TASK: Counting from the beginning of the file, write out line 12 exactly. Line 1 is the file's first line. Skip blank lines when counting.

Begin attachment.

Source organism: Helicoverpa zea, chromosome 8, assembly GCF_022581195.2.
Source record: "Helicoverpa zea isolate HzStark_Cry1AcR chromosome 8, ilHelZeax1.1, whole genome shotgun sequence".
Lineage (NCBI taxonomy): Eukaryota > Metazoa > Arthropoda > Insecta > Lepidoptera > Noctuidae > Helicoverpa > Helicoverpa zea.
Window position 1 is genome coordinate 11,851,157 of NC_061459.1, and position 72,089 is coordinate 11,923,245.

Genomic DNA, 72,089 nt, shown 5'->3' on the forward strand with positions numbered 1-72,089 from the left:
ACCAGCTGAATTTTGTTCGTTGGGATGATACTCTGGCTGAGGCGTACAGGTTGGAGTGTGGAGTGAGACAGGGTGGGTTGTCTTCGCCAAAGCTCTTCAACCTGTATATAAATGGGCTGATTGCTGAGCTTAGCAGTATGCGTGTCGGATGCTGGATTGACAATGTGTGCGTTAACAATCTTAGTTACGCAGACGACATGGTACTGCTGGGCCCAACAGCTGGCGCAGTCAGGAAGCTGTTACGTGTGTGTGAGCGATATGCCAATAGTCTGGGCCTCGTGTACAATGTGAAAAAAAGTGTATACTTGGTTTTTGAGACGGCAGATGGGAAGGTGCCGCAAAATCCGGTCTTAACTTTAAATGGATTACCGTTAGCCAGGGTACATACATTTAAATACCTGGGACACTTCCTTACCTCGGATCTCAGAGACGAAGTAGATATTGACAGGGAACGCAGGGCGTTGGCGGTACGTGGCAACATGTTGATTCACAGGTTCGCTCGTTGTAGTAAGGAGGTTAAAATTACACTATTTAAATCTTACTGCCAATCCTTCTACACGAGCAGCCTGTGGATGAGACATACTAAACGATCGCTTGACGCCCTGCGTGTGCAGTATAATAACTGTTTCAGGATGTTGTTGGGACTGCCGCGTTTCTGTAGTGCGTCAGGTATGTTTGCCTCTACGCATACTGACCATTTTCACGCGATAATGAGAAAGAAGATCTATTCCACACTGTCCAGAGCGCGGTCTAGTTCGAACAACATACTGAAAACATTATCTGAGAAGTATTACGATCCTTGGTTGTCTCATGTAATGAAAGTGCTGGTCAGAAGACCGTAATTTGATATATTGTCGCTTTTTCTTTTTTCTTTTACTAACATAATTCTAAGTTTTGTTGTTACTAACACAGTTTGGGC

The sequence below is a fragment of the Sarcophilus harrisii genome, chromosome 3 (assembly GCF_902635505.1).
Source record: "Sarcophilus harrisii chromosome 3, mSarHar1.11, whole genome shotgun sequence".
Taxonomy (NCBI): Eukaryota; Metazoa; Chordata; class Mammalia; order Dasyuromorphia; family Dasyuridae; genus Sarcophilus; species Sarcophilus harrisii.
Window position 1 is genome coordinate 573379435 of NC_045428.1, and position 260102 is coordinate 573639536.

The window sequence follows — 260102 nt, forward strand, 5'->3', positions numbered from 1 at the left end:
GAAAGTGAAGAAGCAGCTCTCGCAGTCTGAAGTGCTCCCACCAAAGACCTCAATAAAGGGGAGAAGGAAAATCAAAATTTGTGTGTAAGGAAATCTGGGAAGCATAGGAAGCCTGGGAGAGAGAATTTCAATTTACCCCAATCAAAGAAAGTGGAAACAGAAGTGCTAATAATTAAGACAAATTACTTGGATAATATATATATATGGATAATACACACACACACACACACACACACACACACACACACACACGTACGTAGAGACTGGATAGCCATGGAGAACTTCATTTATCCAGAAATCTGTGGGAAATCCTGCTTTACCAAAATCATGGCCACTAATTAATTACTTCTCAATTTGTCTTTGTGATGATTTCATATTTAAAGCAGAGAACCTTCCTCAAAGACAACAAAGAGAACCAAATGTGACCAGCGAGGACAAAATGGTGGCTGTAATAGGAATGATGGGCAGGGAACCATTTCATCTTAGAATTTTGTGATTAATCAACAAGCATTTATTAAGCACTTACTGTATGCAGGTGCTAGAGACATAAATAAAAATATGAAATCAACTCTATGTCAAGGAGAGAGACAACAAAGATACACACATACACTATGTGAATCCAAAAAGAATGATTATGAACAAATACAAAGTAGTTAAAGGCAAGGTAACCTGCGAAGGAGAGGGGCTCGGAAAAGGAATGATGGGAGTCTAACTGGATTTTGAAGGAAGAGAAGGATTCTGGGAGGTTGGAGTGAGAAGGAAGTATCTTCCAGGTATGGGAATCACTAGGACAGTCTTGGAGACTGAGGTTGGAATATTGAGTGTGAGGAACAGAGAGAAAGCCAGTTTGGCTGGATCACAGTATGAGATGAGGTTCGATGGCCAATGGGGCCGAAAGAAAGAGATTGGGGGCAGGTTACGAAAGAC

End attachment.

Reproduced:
GAAAGTGAAGAAGCAGCTCTCGCAGTCTGAAGTGCTCCCACCAAAGACCTCAATAAAGGGGAGAAGGAAAATCAAAATTTGTGTGTAAGGAAATCTGGGAAGCATAGGAAGCCTGGGAGAGAGAATTTCAATTTACCCCAATCAAAGAAAGTGGAAACAGAAGTGCTAATAATTAAGACAAATTACTTGGATAATATATATATATGGATAATACACACACACACACACACACACACACACACACACACACACGTACGTAGAGACTGGATAGCCATGGAGAACTTCATTTATCCAGAAATCTGTGGGAAATCCTGCTTTACCAAAATCATGGCCACTAATTAATTACTTCTCAATTTGTCTTTGTGATGATTTCATATTTAAAGCAGAGAACCTTCCTCAAAGACAACAAAGAGAACCAAATGTGACCAGCGAGGACAAAATGGTGGCTGTAATAGGAATGATGGGCAGGGAACCATTTCATCTTAGAATTTTGTGATTAATCAACAAGCATTTATTAAGCACTTACTGTATGCAGGTGCTAGAGACATAAATAAAAATATGAAATCAACTCTATGTCAAGGAGAGAGACAACAAAGATACACACATACACTATGTGAATCCAAAAAGAATGATTATGAACAAATACAAAGTAGTTAAAGGCAAGGTAACCTGCGAAGGAGAGGGGCTCGGAAAAGGAATGATGGGAGTCTAACTGGATTTTGAAGGAAGAGAAGGATTCTGGGAGGTTGGAGTGAGAAGGAAGTATCTTCCAGGTATGGGAATCACTAGGACAGTCTTGGAGACTGAGGTTGGAATATTGAGTGTGAGGAACAGAGAGAAAGCCAGTTTGGCTGGATCACAGTATGAGATGAGGTTCGATGGCCAATGGGGCCGAAAGAAAGAGATTGGGGGCAGGTTACGAAAGAC